The Department of Health and Human Services (HHS) announced last week that it is close to finalizing a conscience protection rule that would allow people to discriminate in health-care settings under cover of law.
The final rule is at the Office of Management and Budget for review and not available to the public. But under the draft rule, which has been made public, health-care providers would be able to refuse to provide treatment, referrals, or assistance with procedures if these activities would violate their stated religious or moral convictions. The deliberately vague language could apply to everyone from receptionists refusing to book appointments to scrub nurses refusing to assist with emergency surgery.
This could be devastating for many marginalized people in the country seeking health care. But it could be especially dangerous for LGBTQ people, who have fought hard to establish legal protections that would guard them against exactly these kinds of denials. When your very body and existence are considered objectionable, seeking health care at the best of times can be dangerous.
“Trans and gender nonconforming people already face really severe discrimination in health-care settings,” said Bridget Schaaff, If/When/How’s reproductive justice federal policy fellow at the National LGBTQ Task Force. Rules like these “are going to make this even harder.”
Sex. Abortion. Parenthood. Power.
The latest news, delivered straight to your inbox.
HHS already finalized two rules that would allow businesses and other entities, like churches, to refuse to pay for insurance coverage that includes birth control or abortion services if it violates their religious or moral convictions. Enforcement of these rules is currently on hold due to legal decisions, with judges in Pennsylvania and California ruling in favor of challengers. The agency also recently proposed another rule that would create a significant administrative burden for insurance companies that include abortion in their policies, effectively incentivizing them to drop this coverage.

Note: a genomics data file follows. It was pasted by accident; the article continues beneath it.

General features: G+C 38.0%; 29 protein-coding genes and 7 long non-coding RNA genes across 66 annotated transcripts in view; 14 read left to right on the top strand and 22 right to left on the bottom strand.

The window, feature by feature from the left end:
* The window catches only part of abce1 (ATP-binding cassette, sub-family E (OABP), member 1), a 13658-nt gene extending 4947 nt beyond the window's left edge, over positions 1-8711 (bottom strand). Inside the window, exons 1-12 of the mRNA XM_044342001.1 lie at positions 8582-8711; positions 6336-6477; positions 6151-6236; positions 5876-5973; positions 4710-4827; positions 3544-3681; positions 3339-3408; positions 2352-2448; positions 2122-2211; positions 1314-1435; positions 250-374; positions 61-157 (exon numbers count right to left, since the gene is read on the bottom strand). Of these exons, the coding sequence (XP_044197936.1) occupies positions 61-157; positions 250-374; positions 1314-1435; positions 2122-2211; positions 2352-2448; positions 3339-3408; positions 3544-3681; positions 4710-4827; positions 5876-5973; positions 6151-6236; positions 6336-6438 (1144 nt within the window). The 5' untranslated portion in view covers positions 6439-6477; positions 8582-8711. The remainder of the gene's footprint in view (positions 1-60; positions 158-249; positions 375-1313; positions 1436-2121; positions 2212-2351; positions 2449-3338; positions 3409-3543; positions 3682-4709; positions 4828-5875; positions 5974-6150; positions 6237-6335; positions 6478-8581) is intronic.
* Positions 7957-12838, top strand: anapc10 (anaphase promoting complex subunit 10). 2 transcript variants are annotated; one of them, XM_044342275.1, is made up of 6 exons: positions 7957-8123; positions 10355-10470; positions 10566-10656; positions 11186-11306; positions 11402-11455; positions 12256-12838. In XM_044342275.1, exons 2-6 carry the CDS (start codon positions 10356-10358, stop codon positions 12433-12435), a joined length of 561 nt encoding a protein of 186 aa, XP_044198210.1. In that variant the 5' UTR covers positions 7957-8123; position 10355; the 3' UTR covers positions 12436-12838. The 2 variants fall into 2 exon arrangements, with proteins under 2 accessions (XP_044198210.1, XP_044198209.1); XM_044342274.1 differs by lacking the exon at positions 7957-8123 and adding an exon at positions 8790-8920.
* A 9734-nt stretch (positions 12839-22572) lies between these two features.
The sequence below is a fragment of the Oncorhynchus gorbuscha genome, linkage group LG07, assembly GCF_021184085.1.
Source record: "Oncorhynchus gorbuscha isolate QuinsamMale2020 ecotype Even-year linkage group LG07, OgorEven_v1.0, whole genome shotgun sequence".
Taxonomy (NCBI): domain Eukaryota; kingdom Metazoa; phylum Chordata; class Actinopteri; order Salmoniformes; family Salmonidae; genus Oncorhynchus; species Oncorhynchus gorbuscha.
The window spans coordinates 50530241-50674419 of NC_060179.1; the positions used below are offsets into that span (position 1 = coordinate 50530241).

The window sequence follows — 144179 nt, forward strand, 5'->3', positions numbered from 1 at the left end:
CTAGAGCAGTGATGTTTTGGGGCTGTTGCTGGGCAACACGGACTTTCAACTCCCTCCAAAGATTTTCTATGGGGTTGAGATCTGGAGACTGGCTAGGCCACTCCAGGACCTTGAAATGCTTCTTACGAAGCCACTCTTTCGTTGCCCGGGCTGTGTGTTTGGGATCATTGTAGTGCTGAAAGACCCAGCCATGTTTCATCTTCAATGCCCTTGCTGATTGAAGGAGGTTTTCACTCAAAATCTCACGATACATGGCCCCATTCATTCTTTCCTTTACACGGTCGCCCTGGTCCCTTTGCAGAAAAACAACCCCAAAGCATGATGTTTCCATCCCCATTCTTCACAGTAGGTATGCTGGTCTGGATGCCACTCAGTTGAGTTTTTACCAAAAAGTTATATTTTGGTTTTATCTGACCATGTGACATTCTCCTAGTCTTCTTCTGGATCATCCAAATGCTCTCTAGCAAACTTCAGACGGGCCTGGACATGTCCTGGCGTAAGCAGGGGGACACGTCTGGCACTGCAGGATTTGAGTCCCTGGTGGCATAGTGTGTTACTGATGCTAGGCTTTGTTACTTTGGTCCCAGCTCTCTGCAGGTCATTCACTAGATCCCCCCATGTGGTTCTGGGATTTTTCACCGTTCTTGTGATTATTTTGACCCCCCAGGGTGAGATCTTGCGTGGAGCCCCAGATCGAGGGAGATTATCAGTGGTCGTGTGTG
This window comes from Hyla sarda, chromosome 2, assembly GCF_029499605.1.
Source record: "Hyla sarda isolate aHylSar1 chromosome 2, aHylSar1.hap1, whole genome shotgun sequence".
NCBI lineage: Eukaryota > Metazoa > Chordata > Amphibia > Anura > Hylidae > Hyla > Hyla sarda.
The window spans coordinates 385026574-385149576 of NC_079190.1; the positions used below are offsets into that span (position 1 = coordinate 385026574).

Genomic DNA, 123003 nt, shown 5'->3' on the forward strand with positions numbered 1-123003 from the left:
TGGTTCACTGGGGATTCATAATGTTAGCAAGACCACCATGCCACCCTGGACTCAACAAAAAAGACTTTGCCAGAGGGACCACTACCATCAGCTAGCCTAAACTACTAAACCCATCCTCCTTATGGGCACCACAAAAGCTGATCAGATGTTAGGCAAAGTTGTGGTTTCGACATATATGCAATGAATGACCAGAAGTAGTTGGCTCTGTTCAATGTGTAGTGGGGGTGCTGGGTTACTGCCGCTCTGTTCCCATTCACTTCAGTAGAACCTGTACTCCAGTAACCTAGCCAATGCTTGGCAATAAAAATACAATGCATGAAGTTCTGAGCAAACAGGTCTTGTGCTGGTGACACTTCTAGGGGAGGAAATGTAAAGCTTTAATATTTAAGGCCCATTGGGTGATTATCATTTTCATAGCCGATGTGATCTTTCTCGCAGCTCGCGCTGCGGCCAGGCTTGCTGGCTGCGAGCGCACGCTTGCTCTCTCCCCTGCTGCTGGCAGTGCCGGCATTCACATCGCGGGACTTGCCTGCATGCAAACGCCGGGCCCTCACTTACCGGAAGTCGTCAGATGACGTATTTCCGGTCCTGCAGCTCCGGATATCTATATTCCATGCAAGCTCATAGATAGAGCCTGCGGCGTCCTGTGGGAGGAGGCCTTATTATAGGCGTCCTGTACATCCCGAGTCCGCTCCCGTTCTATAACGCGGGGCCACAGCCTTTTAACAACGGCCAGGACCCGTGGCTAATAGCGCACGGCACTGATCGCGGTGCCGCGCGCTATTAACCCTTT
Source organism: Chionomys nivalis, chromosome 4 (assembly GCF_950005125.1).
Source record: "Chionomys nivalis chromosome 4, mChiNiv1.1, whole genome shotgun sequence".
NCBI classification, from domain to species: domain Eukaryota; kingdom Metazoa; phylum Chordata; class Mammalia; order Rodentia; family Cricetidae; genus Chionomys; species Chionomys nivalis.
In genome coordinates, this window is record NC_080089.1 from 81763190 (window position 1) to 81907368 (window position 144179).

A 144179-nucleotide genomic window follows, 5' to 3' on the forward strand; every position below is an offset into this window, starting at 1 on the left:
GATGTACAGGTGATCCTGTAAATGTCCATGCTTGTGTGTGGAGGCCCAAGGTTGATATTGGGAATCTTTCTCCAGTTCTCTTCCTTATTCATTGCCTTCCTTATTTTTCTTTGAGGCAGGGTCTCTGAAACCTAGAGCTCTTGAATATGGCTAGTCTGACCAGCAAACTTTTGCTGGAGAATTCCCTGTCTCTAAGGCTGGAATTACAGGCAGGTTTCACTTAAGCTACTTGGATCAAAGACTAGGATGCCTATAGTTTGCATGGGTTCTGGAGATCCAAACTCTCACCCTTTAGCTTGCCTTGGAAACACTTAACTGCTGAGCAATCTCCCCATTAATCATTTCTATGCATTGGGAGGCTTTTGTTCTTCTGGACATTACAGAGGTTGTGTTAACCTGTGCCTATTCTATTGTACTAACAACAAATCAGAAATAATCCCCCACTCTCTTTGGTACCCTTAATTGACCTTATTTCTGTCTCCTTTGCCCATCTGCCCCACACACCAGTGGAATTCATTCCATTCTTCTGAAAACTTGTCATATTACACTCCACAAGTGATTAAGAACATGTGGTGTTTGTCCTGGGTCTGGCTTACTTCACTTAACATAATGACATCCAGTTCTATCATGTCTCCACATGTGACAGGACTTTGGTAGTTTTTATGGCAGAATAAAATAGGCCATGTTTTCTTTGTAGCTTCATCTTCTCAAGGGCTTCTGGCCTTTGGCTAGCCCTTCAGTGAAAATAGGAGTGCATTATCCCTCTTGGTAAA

Now, this latest regulation would “ensure that persons or entities are not subjected to certain practices or policies that violate conscience, coerce, or discriminate.” These updates to existing precedent spread across 25 laws and regulations would substantially extend the reach of “conscience protections.” A doctor might, for example, refuse to give a pregnant patient information about an obstetrician if they suspect the patient might request an “objectionable” treatment like abortion from that obstetrician. The HHS Office of Civil Rights would be responsible for enforcing what critics call a “right to discriminate.”
The draft rule draws on laws like the Religious Freedom Restoration Act to argue that health-care providers and other entities should not be compelled to participate in activities like performing abortions or sterilizations, providing birth control, participating in physician-assisted suicide, or being “morally complicit” in other health care that violates religious beliefs. This includes activities like requiring crisis pregnancy centers to post signage with comprehensive information about full-spectrum reproductive health services. The extension of conscience protections to moral attitudes as well as religious ones offers even more ammunition for those who want to refuse health care.
The Family Research Council, Americans United for Life, and United States Conference of Catholic Bishops have all identified regulations like the draft rule as a priority. Lobbying from groups like these led HHS to develop an entire division on “conscience and religious freedom” that focuses explicitly on the concerns of a vocal minority of conservative Christians. A 2017 National Women’s Law Center survey found that 61 percent of voters oppose religious exemptions like these.
Reproductive rights and justice communities are concerned about the clear implications of a rule that could exacerbate an already-documented problem: health-care refusal for people seeking reproductive health services, including abortion and birth control. This issue is particularly extreme at Catholic hospitals, which are experiencing explosive growth around the United States. Abortion in particular has been repeatedly targeted for “conscientious objection,” for example by nurses who refuse to assist in abortion and sometimes even miscarriage care.